Genetics

Neuroscientists pinpoint genes tied to dementia

A UCLA-led research team has identified genetic processes involved in the neurodegeneration that occurs in dementia—an important step on the path toward developing therapies that could slow or halt the course of the disease. ...

Psychology & Psychiatry

The spotlight of attention is more like a strobe

You don't focus as well as you think you do. That's the fundamental finding of a team of researchers from Princeton University and the University of California-Berkeley who studied monkeys and humans and discovered that attention ...

Neuroscience

Birth of new neurons in the human hippocampus ends in childhood

One of the liveliest debates in neuroscience over the past half century surrounds whether the human brain renews itself by producing new neurons throughout life, and whether it may be possible to rejuvenate the brain by boosting ...

Neuroscience

New kinds of brain cells revealed

Under a microscope, it can be hard to tell the difference between any two neurons, the brain cells that store and process information. So scientists have turned to molecular methods to try to identify groups of neurons with ...

Psychology & Psychiatry

Imagine: Our attitudes can change solely by the power of imagination

Sometimes in life there are special places that seem to stand out to us—a school playground, perhaps an old church, or that inconspicuous street corner where you were kissed for the first time. Before the kiss you had never ...

Alzheimer's disease & dementia

Artificial intelligence tool vastly scales up Alzheimer's research

Researchers at UC Davis and UC San Francisco have found a way to teach a computer to precisely detect one of the hallmarks of Alzheimer's disease in human brain tissue, delivering a proof of concept for a machine-learning ...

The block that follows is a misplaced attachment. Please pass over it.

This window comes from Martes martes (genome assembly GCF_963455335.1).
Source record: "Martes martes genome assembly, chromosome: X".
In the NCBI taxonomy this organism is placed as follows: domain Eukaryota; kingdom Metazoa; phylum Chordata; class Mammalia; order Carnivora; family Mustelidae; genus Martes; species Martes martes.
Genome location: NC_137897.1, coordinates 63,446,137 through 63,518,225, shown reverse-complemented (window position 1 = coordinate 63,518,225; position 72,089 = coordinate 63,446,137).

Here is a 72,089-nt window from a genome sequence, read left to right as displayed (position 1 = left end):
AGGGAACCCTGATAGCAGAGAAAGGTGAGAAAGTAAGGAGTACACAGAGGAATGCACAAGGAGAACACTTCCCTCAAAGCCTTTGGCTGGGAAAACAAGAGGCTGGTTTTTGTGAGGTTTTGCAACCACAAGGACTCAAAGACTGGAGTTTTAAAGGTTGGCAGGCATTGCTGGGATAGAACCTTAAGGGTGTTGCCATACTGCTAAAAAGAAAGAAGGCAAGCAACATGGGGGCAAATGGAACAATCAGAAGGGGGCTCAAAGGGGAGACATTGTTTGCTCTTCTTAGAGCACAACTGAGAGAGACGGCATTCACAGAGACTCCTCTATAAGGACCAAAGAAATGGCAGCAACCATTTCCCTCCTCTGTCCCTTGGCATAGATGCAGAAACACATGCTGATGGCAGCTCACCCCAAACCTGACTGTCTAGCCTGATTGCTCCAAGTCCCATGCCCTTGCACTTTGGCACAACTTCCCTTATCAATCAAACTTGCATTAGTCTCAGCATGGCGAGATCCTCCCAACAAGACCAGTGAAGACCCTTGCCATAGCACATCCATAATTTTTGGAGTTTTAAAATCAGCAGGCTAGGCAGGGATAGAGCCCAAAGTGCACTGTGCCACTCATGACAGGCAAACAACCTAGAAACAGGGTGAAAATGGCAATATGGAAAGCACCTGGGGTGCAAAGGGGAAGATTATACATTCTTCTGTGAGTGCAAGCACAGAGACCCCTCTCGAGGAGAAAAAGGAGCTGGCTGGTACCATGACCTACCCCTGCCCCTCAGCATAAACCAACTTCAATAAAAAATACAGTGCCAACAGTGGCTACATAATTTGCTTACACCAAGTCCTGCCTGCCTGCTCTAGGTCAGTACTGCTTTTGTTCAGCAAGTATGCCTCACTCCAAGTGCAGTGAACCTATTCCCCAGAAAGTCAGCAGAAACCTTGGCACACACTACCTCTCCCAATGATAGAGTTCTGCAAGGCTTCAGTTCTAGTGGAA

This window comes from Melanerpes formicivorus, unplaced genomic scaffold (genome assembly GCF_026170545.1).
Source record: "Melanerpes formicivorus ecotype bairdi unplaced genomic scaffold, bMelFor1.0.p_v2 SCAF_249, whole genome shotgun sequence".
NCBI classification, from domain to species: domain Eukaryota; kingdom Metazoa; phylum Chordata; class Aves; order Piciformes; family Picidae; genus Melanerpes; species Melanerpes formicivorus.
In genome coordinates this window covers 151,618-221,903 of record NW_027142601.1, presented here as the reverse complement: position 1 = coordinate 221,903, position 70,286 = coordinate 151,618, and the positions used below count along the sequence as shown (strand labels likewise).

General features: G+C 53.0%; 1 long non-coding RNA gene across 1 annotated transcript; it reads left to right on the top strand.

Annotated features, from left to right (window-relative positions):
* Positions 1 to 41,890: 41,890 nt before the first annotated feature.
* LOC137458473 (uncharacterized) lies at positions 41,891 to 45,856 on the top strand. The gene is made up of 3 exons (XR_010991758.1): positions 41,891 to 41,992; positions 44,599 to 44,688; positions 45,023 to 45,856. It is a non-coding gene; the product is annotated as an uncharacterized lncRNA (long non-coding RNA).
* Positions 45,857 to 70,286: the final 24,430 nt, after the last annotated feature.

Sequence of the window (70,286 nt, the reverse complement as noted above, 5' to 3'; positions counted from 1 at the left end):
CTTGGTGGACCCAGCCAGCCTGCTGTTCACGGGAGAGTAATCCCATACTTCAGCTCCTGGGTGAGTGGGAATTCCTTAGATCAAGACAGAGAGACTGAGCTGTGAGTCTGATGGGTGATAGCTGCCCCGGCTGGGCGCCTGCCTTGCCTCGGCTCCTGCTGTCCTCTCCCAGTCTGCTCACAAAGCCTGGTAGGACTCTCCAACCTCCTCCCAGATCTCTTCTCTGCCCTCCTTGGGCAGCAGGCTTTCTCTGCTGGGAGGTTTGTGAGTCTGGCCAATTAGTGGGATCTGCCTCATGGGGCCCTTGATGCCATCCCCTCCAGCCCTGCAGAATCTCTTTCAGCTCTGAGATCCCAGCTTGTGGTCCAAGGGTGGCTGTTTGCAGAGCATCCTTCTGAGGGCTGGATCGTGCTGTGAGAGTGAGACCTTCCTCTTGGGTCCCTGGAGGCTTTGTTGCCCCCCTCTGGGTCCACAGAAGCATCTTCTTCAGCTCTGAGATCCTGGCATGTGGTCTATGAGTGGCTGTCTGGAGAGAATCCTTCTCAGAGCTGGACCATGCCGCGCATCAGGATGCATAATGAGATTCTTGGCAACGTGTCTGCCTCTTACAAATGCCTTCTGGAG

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Human brain

The human brain is the center of the human nervous system and is a highly complex organ. Enclosed in the cranium, it has the same general structure as the brains of other mammals, but is over three times as large as the brain of a mammal with an equivalent body size. Most of the expansion comes from the cerebral cortex, a convoluted layer of neural tissue that covers the surface of the forebrain. Especially expanded are the frontal lobes, which are involved in executive functions such as self-control, planning, reasoning, and abstract thought. The portion of the brain devoted to vision is also greatly enlarged in humans.

Brain evolution, from the earliest shrewlike mammals through primates to hominids, is marked by a steady increase in encephalization, or the ratio of brain to body size. The human brain has been estimated to contain 50–100 billion (1011) neurons[citation needed], of which about 10 billion (1010) are cortical pyramidal cells.[citation needed] These cells pass signals to each other via approximately 100 trillion (1014)[citation needed] synaptic connections.

In spite of the fact that it is protected by the thick bones of the skull, suspended in cerebrospinal fluid, and isolated from the bloodstream by the blood-brain barrier, the delicate nature of the human brain makes it susceptible to many types of damage and disease. The most common forms of physical damage are closed head injuries such as a blow to the head, a stroke, or poisoning by a wide variety of chemicals that can act as neurotoxins. Infection of the brain is rare because of the barriers that protect it, but is very serious when it occurs. More common are genetically based diseases[citation needed], such as Parkinson's disease, multiple sclerosis, and many others. A number of psychiatric conditions, such as schizophrenia and depression, are widely thought to be caused at least partially by brain dysfunctions, although the nature of such brain anomalies is not well understood.

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